Airports Are Becoming More Technologically Savvy

Your experience at the airport could become a lot more enjoyable

Introduction to 3D laser scanners

3D laser scanners have engulfed the technology field and have created tidal waves in the public safety department. This latest technology has advanced so much since the 1960’s it’s no wonder that this market will rise to be worth a few billion dollars by the year 2025.

This technology is not only for up and coming artists but has now reach unlimited potential in various jobs, creating a competitive market for 3D laser scanners and printers. It is now used for mass production in large companies, as well as full-body scans in doctors’ offices. 3D laser scanners can be used as a study aid for researchers, or to help rebuild homes in third world countries.

Companies are now hiring the brightest minds to update 3D laser scanners. Because of this, they are always finding ways to advance this technology to the next level. Each achievement means that consumers are living better than ever before.

3D laser scanners are now being introduced into airports

The latest tidal wave in 3D laser scanning involved implementing this technology throughout airports, using the scanners to check through passenger’s baggage faster. This would not only speed up the time someone gets to leave the airport, but it could also enhance the quality of the airport itself.

This multi-million-dollar upgrade has been added to Philadelphia’s international airport and is currently being tested. The Philadelphia international airport has input 28 systems throughout various terminals, hoping to improve security and the time it takes an international passenger to get through the airport.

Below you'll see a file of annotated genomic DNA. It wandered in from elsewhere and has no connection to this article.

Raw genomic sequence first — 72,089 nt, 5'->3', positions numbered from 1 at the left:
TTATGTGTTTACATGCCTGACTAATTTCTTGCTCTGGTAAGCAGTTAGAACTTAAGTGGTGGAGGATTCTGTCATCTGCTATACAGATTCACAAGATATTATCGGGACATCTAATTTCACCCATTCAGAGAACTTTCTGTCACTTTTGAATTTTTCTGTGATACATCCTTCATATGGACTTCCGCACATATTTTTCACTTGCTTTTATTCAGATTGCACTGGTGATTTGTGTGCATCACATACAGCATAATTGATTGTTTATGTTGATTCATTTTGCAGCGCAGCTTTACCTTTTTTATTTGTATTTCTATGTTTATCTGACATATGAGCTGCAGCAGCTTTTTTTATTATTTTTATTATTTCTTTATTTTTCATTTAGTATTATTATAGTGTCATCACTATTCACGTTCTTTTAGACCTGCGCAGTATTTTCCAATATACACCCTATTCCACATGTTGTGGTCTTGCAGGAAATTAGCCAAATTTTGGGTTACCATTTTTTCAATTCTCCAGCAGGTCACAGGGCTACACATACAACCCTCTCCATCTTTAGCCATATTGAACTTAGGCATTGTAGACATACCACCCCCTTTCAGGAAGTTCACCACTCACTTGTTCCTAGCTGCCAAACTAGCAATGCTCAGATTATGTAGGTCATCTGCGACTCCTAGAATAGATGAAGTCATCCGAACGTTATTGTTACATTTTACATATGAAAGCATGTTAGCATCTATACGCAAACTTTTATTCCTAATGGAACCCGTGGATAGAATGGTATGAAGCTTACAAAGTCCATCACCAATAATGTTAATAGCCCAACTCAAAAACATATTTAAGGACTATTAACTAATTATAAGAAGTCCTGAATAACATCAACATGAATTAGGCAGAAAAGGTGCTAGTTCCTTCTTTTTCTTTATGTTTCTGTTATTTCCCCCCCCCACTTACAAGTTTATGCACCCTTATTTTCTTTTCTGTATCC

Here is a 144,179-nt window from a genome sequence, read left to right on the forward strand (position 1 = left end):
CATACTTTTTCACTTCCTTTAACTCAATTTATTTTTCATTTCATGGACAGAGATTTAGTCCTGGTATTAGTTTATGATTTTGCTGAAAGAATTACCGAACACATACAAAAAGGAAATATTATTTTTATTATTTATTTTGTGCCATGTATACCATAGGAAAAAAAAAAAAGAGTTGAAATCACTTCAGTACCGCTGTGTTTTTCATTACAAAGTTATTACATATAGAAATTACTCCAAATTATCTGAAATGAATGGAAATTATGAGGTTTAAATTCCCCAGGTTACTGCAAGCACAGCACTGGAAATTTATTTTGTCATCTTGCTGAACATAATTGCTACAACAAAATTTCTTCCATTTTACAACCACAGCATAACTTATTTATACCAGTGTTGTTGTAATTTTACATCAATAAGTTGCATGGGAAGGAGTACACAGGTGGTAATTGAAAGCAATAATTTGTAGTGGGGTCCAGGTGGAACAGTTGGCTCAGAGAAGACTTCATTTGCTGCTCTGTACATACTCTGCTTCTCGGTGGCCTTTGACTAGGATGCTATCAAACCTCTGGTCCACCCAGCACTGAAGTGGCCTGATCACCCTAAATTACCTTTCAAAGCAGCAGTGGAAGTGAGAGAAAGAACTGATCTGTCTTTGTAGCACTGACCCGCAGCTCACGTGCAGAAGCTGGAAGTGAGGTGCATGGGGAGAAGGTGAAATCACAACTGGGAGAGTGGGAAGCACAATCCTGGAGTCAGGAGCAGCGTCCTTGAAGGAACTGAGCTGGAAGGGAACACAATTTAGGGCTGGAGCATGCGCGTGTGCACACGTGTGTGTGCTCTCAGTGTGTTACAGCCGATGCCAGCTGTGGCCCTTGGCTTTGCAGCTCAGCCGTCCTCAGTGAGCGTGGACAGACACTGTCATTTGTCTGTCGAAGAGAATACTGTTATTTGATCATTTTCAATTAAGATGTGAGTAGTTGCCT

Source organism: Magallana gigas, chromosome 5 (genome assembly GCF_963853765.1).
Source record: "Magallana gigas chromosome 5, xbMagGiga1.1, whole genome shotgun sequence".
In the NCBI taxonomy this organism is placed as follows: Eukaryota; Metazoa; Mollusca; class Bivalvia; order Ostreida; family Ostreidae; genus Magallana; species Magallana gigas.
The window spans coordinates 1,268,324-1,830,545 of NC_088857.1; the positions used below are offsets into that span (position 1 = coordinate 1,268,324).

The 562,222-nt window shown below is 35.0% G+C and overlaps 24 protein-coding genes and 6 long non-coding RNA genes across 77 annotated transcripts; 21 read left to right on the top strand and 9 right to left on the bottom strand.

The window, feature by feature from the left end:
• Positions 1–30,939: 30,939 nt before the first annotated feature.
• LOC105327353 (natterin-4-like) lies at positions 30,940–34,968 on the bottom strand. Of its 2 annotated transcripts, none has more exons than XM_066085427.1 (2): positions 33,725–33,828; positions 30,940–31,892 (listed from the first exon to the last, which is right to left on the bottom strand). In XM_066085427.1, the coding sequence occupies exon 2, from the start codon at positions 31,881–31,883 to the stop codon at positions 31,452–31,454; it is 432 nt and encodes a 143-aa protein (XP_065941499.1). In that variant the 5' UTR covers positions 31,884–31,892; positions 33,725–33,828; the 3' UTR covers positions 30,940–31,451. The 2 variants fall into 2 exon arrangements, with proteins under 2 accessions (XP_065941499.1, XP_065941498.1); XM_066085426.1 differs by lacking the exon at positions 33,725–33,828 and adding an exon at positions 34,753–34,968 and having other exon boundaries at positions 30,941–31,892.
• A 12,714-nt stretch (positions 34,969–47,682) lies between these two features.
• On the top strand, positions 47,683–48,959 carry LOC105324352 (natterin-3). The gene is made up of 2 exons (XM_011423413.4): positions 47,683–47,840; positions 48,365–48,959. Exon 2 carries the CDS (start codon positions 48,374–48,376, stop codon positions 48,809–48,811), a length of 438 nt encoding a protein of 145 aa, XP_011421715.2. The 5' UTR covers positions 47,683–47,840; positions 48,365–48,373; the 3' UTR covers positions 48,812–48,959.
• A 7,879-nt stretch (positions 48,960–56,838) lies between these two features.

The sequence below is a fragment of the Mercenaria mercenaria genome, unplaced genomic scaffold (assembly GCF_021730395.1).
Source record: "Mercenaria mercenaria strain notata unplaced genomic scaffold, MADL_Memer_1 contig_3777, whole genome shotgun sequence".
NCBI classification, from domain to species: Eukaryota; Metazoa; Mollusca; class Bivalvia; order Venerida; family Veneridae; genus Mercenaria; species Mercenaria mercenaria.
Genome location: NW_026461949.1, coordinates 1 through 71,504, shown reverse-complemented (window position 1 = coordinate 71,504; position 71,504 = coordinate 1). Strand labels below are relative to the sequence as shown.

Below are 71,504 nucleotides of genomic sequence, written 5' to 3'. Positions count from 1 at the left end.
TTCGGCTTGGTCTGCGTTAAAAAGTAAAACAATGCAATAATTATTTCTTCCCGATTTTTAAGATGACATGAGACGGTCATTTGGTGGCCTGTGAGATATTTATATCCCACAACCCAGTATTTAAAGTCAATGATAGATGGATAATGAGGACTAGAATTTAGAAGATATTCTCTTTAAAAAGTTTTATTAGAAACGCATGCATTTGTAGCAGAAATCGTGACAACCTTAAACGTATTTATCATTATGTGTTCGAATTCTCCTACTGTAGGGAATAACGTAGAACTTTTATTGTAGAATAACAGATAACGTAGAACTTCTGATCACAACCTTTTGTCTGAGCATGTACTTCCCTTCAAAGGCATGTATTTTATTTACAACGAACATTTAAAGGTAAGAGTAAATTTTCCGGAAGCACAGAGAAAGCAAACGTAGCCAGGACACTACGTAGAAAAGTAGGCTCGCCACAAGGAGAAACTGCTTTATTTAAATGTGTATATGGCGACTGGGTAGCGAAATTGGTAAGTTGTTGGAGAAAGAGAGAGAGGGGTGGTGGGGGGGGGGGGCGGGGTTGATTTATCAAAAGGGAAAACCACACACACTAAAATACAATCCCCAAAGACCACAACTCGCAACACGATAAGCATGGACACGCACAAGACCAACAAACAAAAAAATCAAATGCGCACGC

There are still many ways a bag can get flagged. Right now, large amounts of liquids or electronics will get flagged because those are some of the main ways to hide bombs and other illegal objects. As the screeners develop algorithms to set apart safe vs. nonsafe items, fewer bags will be detained. The conveyer belt will separate the things deemed ‘okay’ from the ones that have been flagged for screening.

The EDS or explosive detection system works to expose things that threatening objects. It works like a CT machine would. Lisa Farbstein, who is a TSA spokesperson, states, “things that might trigger an alarm would be very large liquids. We want to make sure something like that, or something that’s organic, is not harmful.”

Not all items will flag the system or be suspicious. Still, right now the system is so new, everyone wants to make sure the airport is safe and secure for as many passengers as possible. Your bags get on and off the plane before you do, they take a trip before you even get screened. This is the first step to creating a safer and more reliable trip.

Philadelphia’s international airport processes 15,000 bags a day and over five million in a year. They must develop ways to get people in and out safely. They can do this by adopting 3D scanners to update the way passengers get screened.

3D laser scanners have once again upgraded the way we gather information to provide the best public safety outcomes. It will continue to evolve and advance, creating efficient ways for consumers to live.

Keep reading: more articles about 3D scanning

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